As many of you know, my dissertation research focuses on Jonathan Edwards’ theology. In light of this, I am always keeping an eye out for new material on Edwards. I was particularly excited to hear about a new project by Gerald R. McDermott, one of the more prolific Edwards scholars of our day. Beyond his interests in biblical typology, Deism and world religions, McDermott has shown he has an interest in helping a lay audience grasp Edwards – a task many try and few succeed.
The new volume is entitled: Understanding Jonathan Edwards: An Introduction to America’s Theologian by Oxford University Press, who was nice enough to send me a copy hot off the presses! There are several distinctive features of this volume making it stand alone among the many secondary volumes of Edwards literature (which I will highlight below). What I want to note up front is my favorite aspect – it was written for those who may have little to no knowledge of Edwards or the field of Edwards studies. What excites me about this is that it accomplishes what few (if any) have: an introduction to major themes in Edwards thought that is usable for the classroom.
For those of you who don’t know Edwards studies very well, let me explain. Never having written a systematic theology, Edwards’ works are occasional, mostly unpublished and arcane. Grasping onto themes is next to impossible for anyone other than scholars because you have to trace through his 1400 or so Miscellanies notes to see the progression of his thought, not to mention traipsing through his 1200 extant sermons, his notes on/in the Bible, as well as deal with the chronological / genre issues which arise because of these sources. Therefore, for the beginning student, Edwards can seem impenetrable, if not just odd. Other volumes which seek to offer introductions are usually of specific works, which is fine, but are still usually read in a vacuum and abstracted from Edwards’ thought world.
Beyond the obvious necessity for this volume, McDermott added several interesting features. First, instead of offering a volume of themes by all the classic Edwards scholars, he broke the book down into eight themes and had an Edwards scholar write the first, and a European scholar (not previously familiar with Edwards) respond. This not only provides for divergent viewpoints, but could very well help students understand the nature and issues inherent to Edwards studies. The topics are: Jonathan Edwards’ Life and Career, Edwards and Revival, Edwards and the Bible, Edwards and Biblical Typology, Edwards and Beauty, The Literary Life of Jonathan Edwards, Edwards and Philosophy, and Edwards and the World Religions. McDermott chose a great lineup of Edwards scholars for the volume, many of them the most prolific commentators in the field, and the European counterparts offer distinctive and erudite engagement of the material. Those of us who think Edwards has some good things to say will hope that this can open the door for “America’s theologian” to be considered in a broader global context.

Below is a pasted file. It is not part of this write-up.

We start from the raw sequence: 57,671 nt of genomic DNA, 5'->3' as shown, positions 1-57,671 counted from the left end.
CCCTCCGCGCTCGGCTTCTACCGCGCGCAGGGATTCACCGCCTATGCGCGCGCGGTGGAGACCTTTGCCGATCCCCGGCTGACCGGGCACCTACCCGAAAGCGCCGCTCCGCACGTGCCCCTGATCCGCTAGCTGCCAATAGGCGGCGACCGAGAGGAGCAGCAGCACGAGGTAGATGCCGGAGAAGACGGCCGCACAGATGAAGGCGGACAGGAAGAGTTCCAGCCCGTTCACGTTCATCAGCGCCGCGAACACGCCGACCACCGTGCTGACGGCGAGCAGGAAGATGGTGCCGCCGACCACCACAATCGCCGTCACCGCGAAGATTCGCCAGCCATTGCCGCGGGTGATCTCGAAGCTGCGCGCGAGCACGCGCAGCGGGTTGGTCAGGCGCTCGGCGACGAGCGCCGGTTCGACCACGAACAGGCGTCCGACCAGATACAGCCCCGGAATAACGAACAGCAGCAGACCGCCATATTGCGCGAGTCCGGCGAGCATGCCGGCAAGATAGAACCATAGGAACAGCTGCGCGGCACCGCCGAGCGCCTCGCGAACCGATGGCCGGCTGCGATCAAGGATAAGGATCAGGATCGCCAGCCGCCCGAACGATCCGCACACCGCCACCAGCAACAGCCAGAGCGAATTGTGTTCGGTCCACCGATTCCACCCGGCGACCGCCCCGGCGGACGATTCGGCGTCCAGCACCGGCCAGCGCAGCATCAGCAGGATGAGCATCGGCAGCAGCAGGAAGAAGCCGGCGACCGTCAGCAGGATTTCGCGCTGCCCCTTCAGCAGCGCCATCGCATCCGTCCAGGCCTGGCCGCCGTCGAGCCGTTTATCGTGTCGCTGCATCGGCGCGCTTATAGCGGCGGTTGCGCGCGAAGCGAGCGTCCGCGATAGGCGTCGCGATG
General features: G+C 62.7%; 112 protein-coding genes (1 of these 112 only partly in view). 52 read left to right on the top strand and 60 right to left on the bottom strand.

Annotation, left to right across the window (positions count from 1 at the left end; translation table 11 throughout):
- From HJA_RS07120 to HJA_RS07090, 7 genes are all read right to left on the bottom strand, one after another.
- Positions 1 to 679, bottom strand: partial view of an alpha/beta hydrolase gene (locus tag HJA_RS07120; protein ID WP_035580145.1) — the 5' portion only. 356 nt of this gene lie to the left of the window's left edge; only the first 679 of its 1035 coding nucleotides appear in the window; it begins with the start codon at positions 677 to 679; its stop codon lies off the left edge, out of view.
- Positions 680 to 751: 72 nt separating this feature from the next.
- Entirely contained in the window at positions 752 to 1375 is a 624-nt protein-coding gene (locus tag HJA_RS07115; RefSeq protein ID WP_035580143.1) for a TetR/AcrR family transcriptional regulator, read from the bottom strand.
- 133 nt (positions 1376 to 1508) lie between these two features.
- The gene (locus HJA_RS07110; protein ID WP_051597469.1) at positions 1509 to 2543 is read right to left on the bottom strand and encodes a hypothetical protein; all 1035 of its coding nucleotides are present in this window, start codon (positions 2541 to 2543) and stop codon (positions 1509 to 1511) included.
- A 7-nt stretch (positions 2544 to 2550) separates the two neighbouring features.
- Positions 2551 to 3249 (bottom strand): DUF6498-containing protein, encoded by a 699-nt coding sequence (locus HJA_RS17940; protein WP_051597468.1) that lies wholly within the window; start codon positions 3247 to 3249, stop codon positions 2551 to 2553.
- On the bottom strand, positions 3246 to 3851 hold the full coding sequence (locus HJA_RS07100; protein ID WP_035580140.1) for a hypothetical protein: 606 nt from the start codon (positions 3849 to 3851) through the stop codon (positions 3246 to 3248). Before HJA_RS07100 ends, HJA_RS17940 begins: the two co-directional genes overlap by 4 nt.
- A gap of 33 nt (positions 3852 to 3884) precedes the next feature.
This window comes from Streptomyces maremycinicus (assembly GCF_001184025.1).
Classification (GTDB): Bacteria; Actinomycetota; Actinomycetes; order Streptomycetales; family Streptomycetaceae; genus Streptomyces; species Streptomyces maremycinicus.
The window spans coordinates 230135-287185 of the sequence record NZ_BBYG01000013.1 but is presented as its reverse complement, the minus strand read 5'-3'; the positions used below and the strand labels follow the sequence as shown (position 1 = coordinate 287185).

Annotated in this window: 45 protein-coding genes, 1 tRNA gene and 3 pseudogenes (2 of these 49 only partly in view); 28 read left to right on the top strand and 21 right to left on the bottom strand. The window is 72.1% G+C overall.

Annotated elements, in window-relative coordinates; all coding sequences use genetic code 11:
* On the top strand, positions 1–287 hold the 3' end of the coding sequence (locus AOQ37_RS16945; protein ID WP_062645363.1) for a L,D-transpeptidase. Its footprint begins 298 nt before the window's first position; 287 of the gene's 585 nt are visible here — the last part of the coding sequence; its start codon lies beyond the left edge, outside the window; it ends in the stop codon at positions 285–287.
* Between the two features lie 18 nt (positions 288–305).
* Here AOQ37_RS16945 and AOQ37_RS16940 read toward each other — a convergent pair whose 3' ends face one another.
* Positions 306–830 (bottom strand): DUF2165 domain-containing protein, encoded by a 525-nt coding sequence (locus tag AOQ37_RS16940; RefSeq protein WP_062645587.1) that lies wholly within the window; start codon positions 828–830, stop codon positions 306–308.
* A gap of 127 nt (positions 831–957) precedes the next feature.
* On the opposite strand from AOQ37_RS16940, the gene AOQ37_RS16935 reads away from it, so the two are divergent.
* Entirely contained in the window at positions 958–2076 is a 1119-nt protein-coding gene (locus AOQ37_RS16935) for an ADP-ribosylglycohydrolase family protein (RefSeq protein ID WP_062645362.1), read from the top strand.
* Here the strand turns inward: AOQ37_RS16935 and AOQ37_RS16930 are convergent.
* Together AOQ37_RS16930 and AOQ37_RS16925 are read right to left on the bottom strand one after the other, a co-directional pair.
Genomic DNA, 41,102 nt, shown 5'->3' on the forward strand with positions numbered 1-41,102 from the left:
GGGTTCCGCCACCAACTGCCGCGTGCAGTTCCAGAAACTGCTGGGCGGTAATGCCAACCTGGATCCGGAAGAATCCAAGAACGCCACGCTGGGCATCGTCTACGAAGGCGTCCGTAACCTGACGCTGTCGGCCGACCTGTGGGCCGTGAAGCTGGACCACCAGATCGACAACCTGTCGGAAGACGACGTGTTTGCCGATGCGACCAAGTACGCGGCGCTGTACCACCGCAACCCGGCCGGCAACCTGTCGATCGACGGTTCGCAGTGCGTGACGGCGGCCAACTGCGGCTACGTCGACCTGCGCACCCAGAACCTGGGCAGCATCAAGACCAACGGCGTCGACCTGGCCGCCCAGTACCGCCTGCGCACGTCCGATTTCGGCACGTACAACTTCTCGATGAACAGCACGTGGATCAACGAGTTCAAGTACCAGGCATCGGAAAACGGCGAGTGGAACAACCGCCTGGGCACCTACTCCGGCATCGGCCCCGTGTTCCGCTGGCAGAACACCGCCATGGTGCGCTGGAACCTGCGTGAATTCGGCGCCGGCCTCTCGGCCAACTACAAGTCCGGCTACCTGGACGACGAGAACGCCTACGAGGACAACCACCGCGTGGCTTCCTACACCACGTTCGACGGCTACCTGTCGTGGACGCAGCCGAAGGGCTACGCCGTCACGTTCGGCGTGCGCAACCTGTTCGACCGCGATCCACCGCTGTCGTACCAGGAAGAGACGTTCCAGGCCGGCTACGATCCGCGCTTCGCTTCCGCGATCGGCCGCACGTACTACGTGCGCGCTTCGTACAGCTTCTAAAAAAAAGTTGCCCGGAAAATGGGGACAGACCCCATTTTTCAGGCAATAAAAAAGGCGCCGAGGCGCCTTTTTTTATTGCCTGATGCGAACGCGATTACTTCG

While all of these themes are interesting in Edwards studies, I was particularly excited to read the chapters on Edwards and the Bible and Edwards and Biblical Typology. There isn’t nearly enough work done on these topics, and with the revived interest in hermeneutics, typology and differing aspects of theological exegesis, there needs to be more work done. Doug Sweeney, the Edwards scholar (and Edwards reception scholar) at TEDS wrote the first essay on the Bible, with Wolter H. Rose as a respondant, and Tibor Fabiny wrote the first essay on Biblical Typology with McDermott responding (this being the only theme with a European writing the initial essay and an American offering the response). Fabiny’s essay was fascinating, as a scholar focusing in the area of typology and addressing Edwards only after he had written on typology in general. I found this section enlightening and McDermott’s response a helpful counterpart.
While there are many issues one could take with a volume like this (why these topics and not others, why not engage more of the major debates, etc.), those issues tend to be raised for any book written on Edwards. I think McDermott did an excellent job setting out to create what he thought necessary – a volume for beginners which maps out various themes and issues so that people can take a first step into Edwards studies. Those teaching classes on Edwards will no doubt be grateful, and those looking for an introduction to Edwards’ ideas will find a helpful roadmap.
Out of curiosity, how many of you were introduced to Edwards in any real way in seminary (By “real” I mean beyond the Religious Affections)? How many have since taken up “America’s Theologian” to hear what this pastor-theologian has to say?